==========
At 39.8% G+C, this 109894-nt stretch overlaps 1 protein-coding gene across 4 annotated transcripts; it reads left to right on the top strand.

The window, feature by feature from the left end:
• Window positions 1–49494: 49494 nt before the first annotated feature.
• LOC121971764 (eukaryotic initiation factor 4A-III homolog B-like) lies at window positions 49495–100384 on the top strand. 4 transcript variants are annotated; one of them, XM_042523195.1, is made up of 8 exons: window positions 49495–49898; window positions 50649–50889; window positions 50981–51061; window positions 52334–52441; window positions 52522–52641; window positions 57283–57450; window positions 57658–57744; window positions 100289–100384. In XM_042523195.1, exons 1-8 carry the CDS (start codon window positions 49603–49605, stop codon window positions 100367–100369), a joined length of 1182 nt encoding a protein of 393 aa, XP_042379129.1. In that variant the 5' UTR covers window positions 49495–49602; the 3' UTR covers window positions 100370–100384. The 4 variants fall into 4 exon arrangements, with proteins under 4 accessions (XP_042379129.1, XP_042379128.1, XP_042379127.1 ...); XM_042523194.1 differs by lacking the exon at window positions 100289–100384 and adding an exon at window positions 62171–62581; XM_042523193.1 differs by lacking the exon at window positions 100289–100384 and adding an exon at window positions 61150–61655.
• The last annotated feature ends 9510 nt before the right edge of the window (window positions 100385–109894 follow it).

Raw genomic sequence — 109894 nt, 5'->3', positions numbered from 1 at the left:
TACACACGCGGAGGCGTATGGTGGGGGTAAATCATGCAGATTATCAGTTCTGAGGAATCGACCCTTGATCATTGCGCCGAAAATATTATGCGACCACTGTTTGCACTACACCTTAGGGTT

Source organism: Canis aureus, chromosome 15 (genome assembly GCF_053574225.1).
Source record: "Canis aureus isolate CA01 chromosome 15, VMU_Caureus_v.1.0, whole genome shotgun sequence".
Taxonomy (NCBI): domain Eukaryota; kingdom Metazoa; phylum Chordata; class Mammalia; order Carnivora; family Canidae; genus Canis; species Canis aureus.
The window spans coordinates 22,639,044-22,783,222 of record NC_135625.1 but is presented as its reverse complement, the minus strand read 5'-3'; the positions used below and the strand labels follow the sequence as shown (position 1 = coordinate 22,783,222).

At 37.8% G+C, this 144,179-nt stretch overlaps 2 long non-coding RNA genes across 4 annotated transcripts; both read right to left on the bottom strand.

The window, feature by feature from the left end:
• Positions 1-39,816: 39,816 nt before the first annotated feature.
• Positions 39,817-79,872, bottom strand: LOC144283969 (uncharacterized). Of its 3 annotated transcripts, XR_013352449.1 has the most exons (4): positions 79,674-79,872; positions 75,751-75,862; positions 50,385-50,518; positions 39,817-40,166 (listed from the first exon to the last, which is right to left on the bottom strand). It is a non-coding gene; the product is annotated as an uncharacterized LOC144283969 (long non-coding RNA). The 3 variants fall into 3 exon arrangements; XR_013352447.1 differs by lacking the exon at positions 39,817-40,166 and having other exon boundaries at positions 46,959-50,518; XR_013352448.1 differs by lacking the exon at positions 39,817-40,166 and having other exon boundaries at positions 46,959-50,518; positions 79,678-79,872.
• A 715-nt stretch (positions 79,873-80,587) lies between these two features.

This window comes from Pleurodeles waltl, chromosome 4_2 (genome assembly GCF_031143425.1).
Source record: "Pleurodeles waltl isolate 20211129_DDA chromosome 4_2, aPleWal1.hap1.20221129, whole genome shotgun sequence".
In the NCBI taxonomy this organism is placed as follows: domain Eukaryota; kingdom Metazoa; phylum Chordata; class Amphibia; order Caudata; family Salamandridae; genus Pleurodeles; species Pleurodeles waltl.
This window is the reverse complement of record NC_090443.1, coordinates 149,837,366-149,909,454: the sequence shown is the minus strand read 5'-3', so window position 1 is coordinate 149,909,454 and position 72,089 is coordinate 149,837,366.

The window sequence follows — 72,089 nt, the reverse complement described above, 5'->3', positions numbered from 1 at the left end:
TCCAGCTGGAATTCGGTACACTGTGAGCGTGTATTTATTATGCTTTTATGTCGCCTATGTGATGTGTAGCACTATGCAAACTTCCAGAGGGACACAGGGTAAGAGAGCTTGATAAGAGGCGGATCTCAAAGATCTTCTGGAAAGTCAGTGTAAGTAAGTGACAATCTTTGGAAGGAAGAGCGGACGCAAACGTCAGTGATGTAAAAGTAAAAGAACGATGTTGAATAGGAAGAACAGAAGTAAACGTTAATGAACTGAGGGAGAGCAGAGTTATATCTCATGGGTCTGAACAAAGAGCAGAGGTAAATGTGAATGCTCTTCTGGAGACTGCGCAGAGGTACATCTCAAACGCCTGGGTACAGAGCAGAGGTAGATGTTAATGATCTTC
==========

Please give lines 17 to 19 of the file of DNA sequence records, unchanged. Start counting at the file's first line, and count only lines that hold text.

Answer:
This window comes from Pleurodeles waltl, chromosome 4_2 (genome assembly GCF_031143425.1).
Source record: "Pleurodeles waltl isolate 20211129_DDA chromosome 4_2, aPleWal1.hap1.20221129, whole genome shotgun sequence".
In the NCBI taxonomy this organism is placed as follows: domain Eukaryota; kingdom Metazoa; phylum Chordata; class Amphibia; order Caudata; family Salamandridae; genus Pleurodeles; species Pleurodeles waltl.